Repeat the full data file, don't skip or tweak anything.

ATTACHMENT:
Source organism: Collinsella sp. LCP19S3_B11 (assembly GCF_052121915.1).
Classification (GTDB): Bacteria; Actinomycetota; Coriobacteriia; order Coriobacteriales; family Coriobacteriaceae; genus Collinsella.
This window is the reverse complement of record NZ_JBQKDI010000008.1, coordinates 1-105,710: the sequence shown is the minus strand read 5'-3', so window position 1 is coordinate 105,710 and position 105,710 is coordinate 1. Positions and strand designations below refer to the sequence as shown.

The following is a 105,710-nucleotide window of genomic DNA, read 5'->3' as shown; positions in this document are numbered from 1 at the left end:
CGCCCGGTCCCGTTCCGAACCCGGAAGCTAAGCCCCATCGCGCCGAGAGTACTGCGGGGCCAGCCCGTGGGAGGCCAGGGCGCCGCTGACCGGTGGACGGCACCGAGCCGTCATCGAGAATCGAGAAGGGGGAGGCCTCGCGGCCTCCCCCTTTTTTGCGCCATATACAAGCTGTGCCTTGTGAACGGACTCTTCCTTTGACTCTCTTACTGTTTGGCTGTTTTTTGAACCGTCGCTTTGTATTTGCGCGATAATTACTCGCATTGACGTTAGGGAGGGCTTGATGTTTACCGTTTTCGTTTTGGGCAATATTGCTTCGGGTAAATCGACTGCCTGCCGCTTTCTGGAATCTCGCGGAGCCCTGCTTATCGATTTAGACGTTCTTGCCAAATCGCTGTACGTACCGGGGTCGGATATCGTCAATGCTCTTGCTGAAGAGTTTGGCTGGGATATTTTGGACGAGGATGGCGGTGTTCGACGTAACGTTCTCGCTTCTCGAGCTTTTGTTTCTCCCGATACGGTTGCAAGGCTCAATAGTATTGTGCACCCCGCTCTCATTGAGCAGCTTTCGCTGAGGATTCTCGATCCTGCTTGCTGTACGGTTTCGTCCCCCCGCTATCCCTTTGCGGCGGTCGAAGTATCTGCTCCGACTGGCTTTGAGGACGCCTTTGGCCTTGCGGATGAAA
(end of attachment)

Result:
Source organism: Collinsella sp. LCP19S3_B11 (assembly GCF_052121915.1).
Classification (GTDB): Bacteria; Actinomycetota; Coriobacteriia; order Coriobacteriales; family Coriobacteriaceae; genus Collinsella.
This window is the reverse complement of record NZ_JBQKDI010000008.1, coordinates 1-105,710: the sequence shown is the minus strand read 5'-3', so window position 1 is coordinate 105,710 and position 105,710 is coordinate 1. Positions and strand designations below refer to the sequence as shown.

The following is a 105,710-nucleotide window of genomic DNA, read 5'->3' as shown; positions in this document are numbered from 1 at the left end:
CGCCCGGTCCCGTTCCGAACCCGGAAGCTAAGCCCCATCGCGCCGAGAGTACTGCGGGGCCAGCCCGTGGGAGGCCAGGGCGCCGCTGACCGGTGGACGGCACCGAGCCGTCATCGAGAATCGAGAAGGGGGAGGCCTCGCGGCCTCCCCCTTTTTTGCGCCATATACAAGCTGTGCCTTGTGAACGGACTCTTCCTTTGACTCTCTTACTGTTTGGCTGTTTTTTGAACCGTCGCTTTGTATTTGCGCGATAATTACTCGCATTGACGTTAGGGAGGGCTTGATGTTTACCGTTTTCGTTTTGGGCAATATTGCTTCGGGTAAATCGACTGCCTGCCGCTTTCTGGAATCTCGCGGAGCCCTGCTTATCGATTTAGACGTTCTTGCCAAATCGCTGTACGTACCGGGGTCGGATATCGTCAATGCTCTTGCTGAAGAGTTTGGCTGGGATATTTTGGACGAGGATGGCGGTGTTCGACGTAACGTTCTCGCTTCTCGAGCTTTTGTTTCTCCCGATACGGTTGCAAGGCTCAATAGTATTGTGCACCCCGCTCTCATTGAGCAGCTTTCGCTGAGGATTCTCGATCCTGCTTGCTGTACGGTTTCGTCCCCCCGCTATCCCTTTGCGGCGGTCGAAGTATCTGCTCCGACTGGCTTTGAGGACGCCTTTGGCCTTGCGGATGAAA